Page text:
After strikes, US draws fire from abroad

Arab countries examine timing. European governments question role of UN and NATO.

While the full extent to which they have jarred Saddam Hussein's grip on power and crippled his military is yet to be seen, the United States and Britain are running into a wall of international flak over their four-day pounding of Iraq.

From street protests in the Middle East to anger among indignant European governments and increased friction with Russia and China, Washington and London confront a difficult effort at diplomatic damage control.

Their success in limiting the fallout over the airstrikes that ended Saturday holds profound implications for their plans to keep Saddam "in his cage" through continued international isolation, stepped-up enforcement of UN economic sanctions, and military force.

But beyond the immediate issue of Iraq, the US and British attacks have also raised questions about the United Nations Security Council's ability to cooperate on future crises and the depth of cohesion within the European Union and NATO alliances.

Finally, also at issue is the future global influence of the US, a matter made even more uncertain by the impeachment of President Clinton and his looming trial in the Senate.

"This kind of attack at this point, coupled with the impeachment, certainly damaged our credibility," concedes a US official. "It creates a smell that harms the credibility of an action that the administration says ... was to maintain our credibility."

This was not the case in November, when the US won widespread backing to use military force against Iraq after Baghdad ended all cooperation with the UN's hunt for its weapons of mass destruction programs. A last-minute Iraqi vow to cooperate with UN Special Commission (UNSCOM) monitors prompted Clinton to cancel the attack as it was about to start.

The US insisted that it retained much of that backing for its decision to launch operation Desert Fox on Thursday after Iraq reneged on its pledge to cooperate.

But many experts, including some US officials, dispute that contention. They say the timing of operation Desert Fox, which coincided with the opening of the House debate on Clinton's impeachment, raised serious doubts in many countries about the motive despite the president's vehement denials of a connection.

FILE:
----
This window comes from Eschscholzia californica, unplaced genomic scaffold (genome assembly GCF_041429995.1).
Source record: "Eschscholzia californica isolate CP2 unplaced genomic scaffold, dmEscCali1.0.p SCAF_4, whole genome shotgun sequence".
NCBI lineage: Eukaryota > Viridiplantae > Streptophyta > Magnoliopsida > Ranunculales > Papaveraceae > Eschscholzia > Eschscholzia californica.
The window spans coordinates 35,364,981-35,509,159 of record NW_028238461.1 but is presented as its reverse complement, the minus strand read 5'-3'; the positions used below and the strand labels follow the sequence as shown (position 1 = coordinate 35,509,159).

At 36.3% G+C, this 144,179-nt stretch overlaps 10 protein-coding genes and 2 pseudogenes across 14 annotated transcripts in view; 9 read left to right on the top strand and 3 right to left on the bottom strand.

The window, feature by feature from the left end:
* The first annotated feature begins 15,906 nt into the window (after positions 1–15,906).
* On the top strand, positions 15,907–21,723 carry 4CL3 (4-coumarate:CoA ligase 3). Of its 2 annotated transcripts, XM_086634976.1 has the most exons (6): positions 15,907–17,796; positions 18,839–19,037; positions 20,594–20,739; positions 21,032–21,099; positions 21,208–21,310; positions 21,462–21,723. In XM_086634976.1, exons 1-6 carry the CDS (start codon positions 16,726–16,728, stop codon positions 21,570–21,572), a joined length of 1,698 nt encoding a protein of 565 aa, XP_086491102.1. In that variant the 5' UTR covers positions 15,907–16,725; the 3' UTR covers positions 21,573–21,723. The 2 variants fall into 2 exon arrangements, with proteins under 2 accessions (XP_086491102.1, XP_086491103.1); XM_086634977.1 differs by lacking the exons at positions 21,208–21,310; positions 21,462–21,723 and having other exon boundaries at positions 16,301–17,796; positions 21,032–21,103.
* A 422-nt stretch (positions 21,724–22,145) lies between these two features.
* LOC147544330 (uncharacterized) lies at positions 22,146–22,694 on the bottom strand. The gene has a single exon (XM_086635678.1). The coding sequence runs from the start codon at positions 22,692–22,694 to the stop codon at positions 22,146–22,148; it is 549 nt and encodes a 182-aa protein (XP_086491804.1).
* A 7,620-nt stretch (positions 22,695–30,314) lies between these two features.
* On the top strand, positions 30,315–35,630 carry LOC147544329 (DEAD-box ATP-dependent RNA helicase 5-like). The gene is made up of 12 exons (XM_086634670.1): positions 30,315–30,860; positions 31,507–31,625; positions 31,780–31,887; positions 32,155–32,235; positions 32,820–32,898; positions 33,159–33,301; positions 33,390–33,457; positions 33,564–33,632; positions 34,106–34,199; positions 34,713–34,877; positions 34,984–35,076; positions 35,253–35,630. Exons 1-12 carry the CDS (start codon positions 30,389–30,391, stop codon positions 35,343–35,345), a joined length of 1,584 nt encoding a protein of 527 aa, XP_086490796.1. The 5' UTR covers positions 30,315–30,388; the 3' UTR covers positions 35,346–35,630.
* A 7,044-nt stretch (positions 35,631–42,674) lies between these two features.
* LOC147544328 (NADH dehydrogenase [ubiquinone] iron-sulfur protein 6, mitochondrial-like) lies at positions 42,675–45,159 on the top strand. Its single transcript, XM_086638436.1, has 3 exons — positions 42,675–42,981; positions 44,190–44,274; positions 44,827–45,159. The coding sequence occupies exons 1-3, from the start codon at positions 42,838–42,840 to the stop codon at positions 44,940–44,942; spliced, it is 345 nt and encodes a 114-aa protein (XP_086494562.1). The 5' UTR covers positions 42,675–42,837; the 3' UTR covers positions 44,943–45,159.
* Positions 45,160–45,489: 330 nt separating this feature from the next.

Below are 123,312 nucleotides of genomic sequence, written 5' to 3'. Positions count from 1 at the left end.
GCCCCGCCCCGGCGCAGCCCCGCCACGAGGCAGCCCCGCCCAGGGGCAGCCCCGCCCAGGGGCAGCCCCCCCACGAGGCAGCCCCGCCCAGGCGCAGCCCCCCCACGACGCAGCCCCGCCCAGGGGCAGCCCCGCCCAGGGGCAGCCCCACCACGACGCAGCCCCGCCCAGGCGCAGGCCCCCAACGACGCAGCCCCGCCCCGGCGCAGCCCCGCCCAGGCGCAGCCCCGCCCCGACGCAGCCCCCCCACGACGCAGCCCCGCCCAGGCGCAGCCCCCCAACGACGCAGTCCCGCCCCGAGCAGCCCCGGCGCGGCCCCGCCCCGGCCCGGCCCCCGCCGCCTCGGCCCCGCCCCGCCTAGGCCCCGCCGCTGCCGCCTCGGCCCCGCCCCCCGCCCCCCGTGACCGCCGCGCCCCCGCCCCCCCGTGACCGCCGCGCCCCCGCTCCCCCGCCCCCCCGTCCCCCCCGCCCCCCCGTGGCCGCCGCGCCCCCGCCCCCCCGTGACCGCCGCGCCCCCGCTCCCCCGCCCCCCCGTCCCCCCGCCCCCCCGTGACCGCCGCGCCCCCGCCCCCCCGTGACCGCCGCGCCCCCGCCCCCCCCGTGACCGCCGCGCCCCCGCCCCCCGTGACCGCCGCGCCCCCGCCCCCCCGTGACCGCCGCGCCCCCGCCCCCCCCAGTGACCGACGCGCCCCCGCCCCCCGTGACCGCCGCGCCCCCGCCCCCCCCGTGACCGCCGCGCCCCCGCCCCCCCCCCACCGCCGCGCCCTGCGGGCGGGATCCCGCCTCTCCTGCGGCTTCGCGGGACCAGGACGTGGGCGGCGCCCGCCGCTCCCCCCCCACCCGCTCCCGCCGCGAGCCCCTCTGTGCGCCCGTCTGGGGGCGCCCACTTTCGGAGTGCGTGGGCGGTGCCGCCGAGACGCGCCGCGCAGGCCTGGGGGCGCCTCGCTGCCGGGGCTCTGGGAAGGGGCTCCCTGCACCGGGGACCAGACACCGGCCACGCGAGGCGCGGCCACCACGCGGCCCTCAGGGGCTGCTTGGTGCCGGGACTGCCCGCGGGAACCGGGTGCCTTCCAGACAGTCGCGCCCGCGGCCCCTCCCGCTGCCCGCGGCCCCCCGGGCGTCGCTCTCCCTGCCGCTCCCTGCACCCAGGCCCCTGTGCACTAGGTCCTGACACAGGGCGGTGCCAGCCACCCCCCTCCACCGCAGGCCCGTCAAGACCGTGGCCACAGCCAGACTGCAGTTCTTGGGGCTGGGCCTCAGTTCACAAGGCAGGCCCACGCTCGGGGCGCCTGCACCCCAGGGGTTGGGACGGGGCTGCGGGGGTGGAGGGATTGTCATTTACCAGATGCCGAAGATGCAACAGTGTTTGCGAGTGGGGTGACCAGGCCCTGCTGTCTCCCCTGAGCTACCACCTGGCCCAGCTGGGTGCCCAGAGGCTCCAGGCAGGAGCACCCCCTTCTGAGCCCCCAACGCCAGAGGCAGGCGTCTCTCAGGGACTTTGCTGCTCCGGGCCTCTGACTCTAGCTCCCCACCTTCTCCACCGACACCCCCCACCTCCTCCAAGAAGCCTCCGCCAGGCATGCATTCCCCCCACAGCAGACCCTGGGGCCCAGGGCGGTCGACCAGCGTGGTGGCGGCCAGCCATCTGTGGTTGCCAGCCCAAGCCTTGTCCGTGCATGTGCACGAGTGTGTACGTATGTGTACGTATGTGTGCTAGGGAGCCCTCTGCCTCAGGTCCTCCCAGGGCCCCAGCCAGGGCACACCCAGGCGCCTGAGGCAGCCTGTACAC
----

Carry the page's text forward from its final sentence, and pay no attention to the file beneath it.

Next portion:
"We all agree that Saddam is a monster ... and should be punished. But to do this bombing at this time ... was a bit too much to bear," asserts a Saudi Arabian political analyst, speaking on condition of anonymity. He says moderate Gulf Arab governments are deeply upset. "This has worsened the US's credibility problem," he says.

The US and Britain insist they were authorized by a succession of UN resolutions to launch operation Desert Fox. But their failure to consult with other Security Council members and NATO allies deepened alarm among allies and other states over what many feel is Washington's tendency to throw its weight around, some experts say.

"This was a largely unilateral action by the only country that really felt there was a sufficient cause to act at this time," says the US official. "It reduces the role of the UN regarding Iraq, but it also reduces the role of the Security Council in general in future crises."

Moreover, experts say, the attacks reinforced existing uncertainty over whether military force could achieve the US-British goals of compelling Iraq to resume cooperation with UNSCOM, degrade its weapons of mass destruction programs, and undermine Saddam power. Iraq's announcement that it will not accept UNSCOM's return and the uncertain political results of the bombing campaign have borne out those apprehensions.

Indeed, France, one of Iraq's main supporters, is using the fallout over the airstrikes to push for reviving the debate over lifting the UN sanctions imposed on Baghdad after its 1990 invasion of Kuwait. "We are now entering a new phase, a phase in which a genuine way out of the crisis will be sought," said French President Jacques Chirac.

Russia and China are expected to support a review of the sanctions, raising the prospect of new tensions with the US and Britain. Washington and London say they intend to tighten enforcement of the sanctions to prevent Saddam from reconstituting his military might.

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